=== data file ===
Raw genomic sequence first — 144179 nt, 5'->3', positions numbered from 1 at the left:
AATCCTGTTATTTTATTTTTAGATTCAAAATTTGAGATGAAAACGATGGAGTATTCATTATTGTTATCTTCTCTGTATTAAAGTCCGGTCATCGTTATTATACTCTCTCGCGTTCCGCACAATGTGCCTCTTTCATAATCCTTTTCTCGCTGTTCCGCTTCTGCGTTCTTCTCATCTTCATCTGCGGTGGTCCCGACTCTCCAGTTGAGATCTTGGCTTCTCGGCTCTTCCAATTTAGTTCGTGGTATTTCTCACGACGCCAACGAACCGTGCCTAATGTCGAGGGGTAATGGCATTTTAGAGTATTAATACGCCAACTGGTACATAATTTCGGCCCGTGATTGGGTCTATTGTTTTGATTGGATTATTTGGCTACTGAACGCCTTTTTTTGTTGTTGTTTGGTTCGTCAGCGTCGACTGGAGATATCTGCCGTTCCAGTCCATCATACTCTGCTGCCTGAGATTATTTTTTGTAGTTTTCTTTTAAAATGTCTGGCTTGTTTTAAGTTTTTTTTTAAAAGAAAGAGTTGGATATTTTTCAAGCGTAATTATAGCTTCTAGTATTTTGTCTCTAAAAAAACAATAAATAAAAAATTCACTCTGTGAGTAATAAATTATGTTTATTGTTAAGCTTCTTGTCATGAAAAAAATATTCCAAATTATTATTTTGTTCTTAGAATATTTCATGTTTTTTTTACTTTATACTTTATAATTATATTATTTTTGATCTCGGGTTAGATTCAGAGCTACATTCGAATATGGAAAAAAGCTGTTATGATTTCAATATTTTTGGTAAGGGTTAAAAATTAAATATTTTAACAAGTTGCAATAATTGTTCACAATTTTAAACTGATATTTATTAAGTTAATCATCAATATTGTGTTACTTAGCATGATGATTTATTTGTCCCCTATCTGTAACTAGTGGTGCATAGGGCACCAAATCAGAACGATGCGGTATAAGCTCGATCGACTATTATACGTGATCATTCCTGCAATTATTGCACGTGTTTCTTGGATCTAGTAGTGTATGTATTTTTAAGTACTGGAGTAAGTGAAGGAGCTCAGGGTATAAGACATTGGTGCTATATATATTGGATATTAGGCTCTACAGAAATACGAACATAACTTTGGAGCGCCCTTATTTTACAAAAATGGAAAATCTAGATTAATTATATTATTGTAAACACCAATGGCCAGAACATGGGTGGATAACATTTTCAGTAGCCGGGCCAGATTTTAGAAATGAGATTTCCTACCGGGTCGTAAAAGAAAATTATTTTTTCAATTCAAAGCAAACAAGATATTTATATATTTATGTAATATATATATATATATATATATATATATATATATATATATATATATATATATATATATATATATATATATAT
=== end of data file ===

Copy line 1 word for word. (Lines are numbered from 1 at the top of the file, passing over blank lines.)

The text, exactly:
Raw genomic sequence first — 144179 nt, 5'->3', positions numbered from 1 at the left: